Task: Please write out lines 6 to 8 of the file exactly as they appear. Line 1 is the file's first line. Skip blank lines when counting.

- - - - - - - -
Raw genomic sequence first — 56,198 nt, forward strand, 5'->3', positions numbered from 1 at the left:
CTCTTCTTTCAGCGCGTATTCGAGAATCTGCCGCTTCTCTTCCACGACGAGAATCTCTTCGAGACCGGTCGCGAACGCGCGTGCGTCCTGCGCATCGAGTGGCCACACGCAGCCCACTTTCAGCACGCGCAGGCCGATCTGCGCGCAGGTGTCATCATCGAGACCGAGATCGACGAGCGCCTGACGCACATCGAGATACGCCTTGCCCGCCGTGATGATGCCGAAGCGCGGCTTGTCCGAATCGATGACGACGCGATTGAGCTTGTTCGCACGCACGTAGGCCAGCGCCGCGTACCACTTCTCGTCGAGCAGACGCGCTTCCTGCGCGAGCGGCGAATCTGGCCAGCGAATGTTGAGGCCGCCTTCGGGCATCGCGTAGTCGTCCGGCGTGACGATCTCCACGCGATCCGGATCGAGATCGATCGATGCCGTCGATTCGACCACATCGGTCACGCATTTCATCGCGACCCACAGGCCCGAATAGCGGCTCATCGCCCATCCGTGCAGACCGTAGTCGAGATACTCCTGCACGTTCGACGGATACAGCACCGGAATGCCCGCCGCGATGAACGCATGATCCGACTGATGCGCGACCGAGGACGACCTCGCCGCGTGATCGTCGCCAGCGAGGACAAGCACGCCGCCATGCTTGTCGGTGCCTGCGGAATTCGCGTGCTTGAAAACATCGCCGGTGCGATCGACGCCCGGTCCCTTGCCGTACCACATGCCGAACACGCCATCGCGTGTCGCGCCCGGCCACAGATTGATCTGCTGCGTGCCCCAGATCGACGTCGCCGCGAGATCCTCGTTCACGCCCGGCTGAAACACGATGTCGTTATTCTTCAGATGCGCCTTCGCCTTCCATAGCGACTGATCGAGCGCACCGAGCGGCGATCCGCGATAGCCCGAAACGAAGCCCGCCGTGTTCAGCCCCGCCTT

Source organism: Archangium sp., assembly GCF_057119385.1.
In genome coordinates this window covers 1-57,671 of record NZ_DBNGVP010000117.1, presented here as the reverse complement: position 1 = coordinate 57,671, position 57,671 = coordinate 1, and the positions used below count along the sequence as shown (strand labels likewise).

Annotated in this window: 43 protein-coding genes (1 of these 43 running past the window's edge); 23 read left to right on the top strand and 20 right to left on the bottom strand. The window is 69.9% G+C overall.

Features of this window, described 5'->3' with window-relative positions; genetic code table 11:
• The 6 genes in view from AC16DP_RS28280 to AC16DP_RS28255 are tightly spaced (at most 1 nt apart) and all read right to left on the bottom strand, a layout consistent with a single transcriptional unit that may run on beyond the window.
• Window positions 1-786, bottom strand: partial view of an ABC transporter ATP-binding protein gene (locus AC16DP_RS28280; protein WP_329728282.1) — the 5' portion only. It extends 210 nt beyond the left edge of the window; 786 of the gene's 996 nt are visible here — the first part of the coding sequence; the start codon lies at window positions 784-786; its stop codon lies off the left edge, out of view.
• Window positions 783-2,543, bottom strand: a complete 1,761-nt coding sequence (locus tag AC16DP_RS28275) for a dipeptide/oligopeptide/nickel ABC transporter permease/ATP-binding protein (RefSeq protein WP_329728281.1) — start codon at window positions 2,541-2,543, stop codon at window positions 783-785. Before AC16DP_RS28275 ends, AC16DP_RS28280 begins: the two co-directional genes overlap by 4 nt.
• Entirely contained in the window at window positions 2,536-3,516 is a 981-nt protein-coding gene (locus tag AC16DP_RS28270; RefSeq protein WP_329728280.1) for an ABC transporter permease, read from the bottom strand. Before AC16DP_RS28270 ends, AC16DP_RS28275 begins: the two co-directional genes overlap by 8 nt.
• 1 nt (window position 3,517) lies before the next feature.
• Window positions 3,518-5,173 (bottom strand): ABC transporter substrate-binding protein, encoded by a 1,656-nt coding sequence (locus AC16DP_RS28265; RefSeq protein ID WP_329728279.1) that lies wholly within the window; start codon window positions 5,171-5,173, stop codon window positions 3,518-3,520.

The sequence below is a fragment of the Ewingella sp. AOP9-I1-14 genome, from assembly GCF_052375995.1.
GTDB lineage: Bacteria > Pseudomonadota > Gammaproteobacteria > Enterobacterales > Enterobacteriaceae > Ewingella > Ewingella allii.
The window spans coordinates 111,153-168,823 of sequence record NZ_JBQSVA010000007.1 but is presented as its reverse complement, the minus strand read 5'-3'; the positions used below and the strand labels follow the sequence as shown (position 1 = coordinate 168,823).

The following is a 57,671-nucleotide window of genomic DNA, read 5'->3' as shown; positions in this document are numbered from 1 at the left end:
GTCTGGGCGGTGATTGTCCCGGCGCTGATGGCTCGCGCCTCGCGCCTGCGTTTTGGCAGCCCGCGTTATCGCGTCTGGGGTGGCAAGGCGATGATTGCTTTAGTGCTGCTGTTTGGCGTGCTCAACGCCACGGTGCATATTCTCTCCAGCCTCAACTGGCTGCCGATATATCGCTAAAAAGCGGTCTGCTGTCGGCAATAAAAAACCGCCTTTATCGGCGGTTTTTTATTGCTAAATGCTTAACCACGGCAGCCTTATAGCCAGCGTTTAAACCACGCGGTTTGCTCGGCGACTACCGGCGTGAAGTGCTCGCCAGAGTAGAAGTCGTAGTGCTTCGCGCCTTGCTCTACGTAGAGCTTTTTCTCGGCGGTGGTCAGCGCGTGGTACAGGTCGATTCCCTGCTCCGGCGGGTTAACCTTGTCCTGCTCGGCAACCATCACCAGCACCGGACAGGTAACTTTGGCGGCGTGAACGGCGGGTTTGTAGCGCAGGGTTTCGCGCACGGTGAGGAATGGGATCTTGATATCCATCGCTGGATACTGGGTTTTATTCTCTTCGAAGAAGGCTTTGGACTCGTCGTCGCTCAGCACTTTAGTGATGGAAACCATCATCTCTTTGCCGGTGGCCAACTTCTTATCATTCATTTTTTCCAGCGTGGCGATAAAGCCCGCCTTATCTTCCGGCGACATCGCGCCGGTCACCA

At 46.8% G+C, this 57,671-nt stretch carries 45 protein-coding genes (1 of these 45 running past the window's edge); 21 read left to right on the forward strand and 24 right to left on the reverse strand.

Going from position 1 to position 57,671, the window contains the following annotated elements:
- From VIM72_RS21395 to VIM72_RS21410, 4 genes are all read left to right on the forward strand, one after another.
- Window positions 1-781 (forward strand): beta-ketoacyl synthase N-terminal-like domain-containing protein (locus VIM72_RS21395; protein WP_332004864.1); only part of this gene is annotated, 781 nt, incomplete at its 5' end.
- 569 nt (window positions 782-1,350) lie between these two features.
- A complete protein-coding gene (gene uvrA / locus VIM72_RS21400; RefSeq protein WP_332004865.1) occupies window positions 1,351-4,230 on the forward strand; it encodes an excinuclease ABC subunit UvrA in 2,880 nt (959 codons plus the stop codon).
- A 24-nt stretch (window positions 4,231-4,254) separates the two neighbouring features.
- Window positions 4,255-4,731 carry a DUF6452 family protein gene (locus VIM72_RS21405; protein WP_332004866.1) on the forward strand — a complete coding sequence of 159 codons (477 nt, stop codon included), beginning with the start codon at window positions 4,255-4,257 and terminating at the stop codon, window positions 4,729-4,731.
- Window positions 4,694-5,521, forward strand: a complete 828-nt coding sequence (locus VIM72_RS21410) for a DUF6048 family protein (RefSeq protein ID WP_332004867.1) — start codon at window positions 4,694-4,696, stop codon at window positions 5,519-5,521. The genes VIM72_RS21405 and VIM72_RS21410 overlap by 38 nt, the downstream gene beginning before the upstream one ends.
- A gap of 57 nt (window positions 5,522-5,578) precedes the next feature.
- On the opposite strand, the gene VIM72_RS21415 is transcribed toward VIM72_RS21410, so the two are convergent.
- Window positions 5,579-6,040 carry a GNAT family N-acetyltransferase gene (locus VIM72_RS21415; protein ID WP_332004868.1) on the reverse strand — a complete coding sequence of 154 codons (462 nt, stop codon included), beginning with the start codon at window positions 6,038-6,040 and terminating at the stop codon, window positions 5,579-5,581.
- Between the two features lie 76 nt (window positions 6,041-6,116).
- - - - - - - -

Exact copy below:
Features of this window, described 5'->3' with window-relative positions; genetic code table 11:
• The 6 genes in view from AC16DP_RS28280 to AC16DP_RS28255 are tightly spaced (at most 1 nt apart) and all read right to left on the bottom strand, a layout consistent with a single transcriptional unit that may run on beyond the window.
• Window positions 1-786, bottom strand: partial view of an ABC transporter ATP-binding protein gene (locus AC16DP_RS28280; protein WP_329728282.1) — the 5' portion only. It extends 210 nt beyond the left edge of the window; 786 of the gene's 996 nt are visible here — the first part of the coding sequence; the start codon lies at window positions 784-786; its stop codon lies off the left edge, out of view.